"But this incredibly thick scouse accent can be off-putting. Accents are powerful things - for example, if someone swore at you in an upper- class English accent it would not be half so intimidating as someone using an accent like scouse. Paul McCartney speaks in what I would call a normal Liverpool accent today. The young people with the heaviest accents are, I believe, subconsciously reflecting the image of the scouse scally they see on the TV so much."
Liverpudlian Frank Boyce began his writing career scripting plots for Brookside, the Merseyside soap-opera, and now writes for the cinema. "Yes, I am aware of a certain prejudice, but I have never felt uncomfortable about it, to be honest," he said. "So much has been written about Liverpool since the Beatles and the whole Sixties phenomenon that people here can get a very heightened sense of self-perception. This in turn can lead to some of them getting a chip on the shoulder. That may be responsible for some people exaggerating their accent and others taking exception to it.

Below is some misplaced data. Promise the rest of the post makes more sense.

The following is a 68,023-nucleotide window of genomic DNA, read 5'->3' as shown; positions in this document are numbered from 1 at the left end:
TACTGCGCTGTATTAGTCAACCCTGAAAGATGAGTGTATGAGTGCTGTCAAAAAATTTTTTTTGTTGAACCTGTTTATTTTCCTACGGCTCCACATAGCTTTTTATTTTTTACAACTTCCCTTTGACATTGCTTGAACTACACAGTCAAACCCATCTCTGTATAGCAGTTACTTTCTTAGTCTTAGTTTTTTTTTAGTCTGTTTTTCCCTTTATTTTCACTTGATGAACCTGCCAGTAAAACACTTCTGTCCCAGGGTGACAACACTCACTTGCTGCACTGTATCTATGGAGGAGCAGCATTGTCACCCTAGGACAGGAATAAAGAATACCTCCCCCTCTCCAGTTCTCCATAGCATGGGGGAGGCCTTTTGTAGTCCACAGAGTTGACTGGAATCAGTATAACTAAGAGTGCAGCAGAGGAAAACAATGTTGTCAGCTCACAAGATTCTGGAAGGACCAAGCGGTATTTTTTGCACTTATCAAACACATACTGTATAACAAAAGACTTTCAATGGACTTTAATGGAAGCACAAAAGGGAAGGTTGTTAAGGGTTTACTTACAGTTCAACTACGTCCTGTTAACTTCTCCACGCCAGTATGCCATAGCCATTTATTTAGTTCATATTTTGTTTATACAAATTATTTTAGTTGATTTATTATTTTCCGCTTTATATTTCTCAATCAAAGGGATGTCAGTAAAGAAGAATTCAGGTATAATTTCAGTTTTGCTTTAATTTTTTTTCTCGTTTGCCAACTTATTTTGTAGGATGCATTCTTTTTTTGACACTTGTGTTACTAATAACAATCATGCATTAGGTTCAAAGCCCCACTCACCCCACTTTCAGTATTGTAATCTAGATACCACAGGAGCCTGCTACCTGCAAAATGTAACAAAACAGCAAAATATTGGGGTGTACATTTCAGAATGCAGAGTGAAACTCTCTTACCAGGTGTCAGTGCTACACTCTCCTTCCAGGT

"It is wrong to think that things are particularly tough here - other places are worse off. I could not imagine living anywhere else."
Sir Trevor Jones, former leader of Liverpool council, said: "I speak the same English as everyone else. If people want to say I've got a scouse accent that is all right by me. Some folk may well be a bit reticent when they first hear a stranger speaking with a broad Liverpool accent, but Liverpudlians are for the most part blessed with a great sense of wit and humour, and they can normally overcome it.